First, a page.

Setting Climate Action Objectives for Pursuing the 1.5° C Target
57th Strategy for Peace Conference
This report from The Stanley Foundation identifies policy levers and strategies that can help global emissions decline by 2020 in order to reach the 1.5° C target. It also outlines the transformative changes needed to enable CO2 emissions to fall to zero by 2050.
The report states that climate action can be taken by stakeholders at national and local levels, as well as by cities, regions, businesses, and investors.
The report also examines where the policy landscape is headed over the next few years, with a particular focus on key milestones in 2018.
On October 26–28, 2016, experts and policymakers from academia, government, international organizations, and civil society gathered at the Airlie Center outside Washington, DC, to participate in the Stanley Foundation’s 57th annual Strategy for Peace Conference. This year’s conference featured autonomous roundtables where experts focused on policy ideas, challenges, and recommendations in four key global issue areas: climate change, genocide prevention, nuclear security, and global governance.
This report captures the major discussion points and policy recommendations from the roundtable on “Setting Climate Objectives for Pursuing the 1.5° C Target,” chaired by Andrew Higham, chief executive officer of Mission 2020. Find additional information about this roundtable and others at the 57th annual Strategy for Peace Conference web page.
The Winter 2016 issue of Courier features policy insights for the President-elect and new US leadership to improve our peace and security in nuclear policy, genocide prevention, and climate change. The issue also includes an in-depth interview with a survivor of the Phnom Penh, Cambodia genocide in the late 1970s. The full Winter 2016 issue. PDF (1.0 MB) Subscribe for FREE.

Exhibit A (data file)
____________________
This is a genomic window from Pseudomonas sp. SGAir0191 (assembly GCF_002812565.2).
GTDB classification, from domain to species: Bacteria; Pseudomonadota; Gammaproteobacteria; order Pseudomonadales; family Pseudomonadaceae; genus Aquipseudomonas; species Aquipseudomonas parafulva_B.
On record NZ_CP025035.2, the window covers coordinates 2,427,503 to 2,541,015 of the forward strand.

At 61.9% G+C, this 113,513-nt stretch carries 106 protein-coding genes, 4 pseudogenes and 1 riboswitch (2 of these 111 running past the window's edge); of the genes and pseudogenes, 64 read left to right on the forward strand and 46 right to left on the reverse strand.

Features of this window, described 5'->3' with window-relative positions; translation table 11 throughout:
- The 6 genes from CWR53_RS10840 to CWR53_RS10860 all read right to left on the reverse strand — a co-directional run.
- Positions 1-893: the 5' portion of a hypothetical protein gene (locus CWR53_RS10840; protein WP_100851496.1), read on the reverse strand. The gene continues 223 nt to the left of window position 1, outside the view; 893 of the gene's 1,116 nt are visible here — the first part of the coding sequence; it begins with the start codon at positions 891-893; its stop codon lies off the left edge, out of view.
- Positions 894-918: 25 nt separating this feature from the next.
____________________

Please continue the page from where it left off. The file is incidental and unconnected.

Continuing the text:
|Stanley Foundation at 60
On December 12, 1956, the Stanley Foundation was certified as a nonprofit corporation in the state of Iowa, bringing to life an organization dedicated to creating a world in which there is a secure peace with freedom and justice. Sixty years later, the organization continues to pursue and advance that vision as a thriving nonpartisan operating foundation. Moreover, it remains an organization with a professional staff and the involvement of family members who have an ongoing role in shaping its strategy and core values. More.
|IRP Fellows Reporting Live from the COP22 Climate Change Conference in Morocco
The International Reporting Project (IRP) and the Stanley Foundation collaborated to bring five international journalists to Marrakech, Morocco to report on the Twenty-Second Conference of the Parties (COP22) to the United Nations Framework Convention on Climate Change (UNFCCC) from November 7-18, 2016.
|SAFETY Guidelines for Journalists:
In the event of a radiation incident such as the use of a so-called dirty bomb or nuclear reactor incident, accurate and swift reporting is vital to public safety. This guide is intended to both help the journalist to be safe if they are covering such a story and to provide basic safety information that can be conveyed to the public to limit the risk of radiation exposure.
|Reporting a Radiation Emergency
Journalists would play an indispensable role keeping the public informed in an emergency resulting in the release of radiation, either accidental or deliberate. But what do they need to do their job effectively? The following recommendations to authorities who would manage such an emergency were drafted by participants in the 2016 Rotterdam Nuclear Security Workshop for International Journalists.
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|Stanley Foundation Annual Conferences
The Stanley Foundation holds two annual conferences, UN Issues and the Strategy for Peace Conference. These bring together experts from the public and private sectors to meet in a distraction-free setting and candidly exchange ideas on pressing foreign policy challenges.
Divided into roundtable talks, the cutting-edge discussions are intended to inspire group consensus and shared recommendations to push forward the debate on the foundation’s key policy areas.
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|Nuclear Security Video
The Stanley Foundation produced a 13-minute video looking at what needs to be done to stop terrorist groups from acquiring enough fissile material to make a bomb. The foundation talked with over a dozen diverse and distinguished experts from the Nuclear Security Governance Experts Group and the Fissile Materials Working Group to see how today's patchwork of voluntary arrangements can be forged into a long-lasting system. Watch the video.
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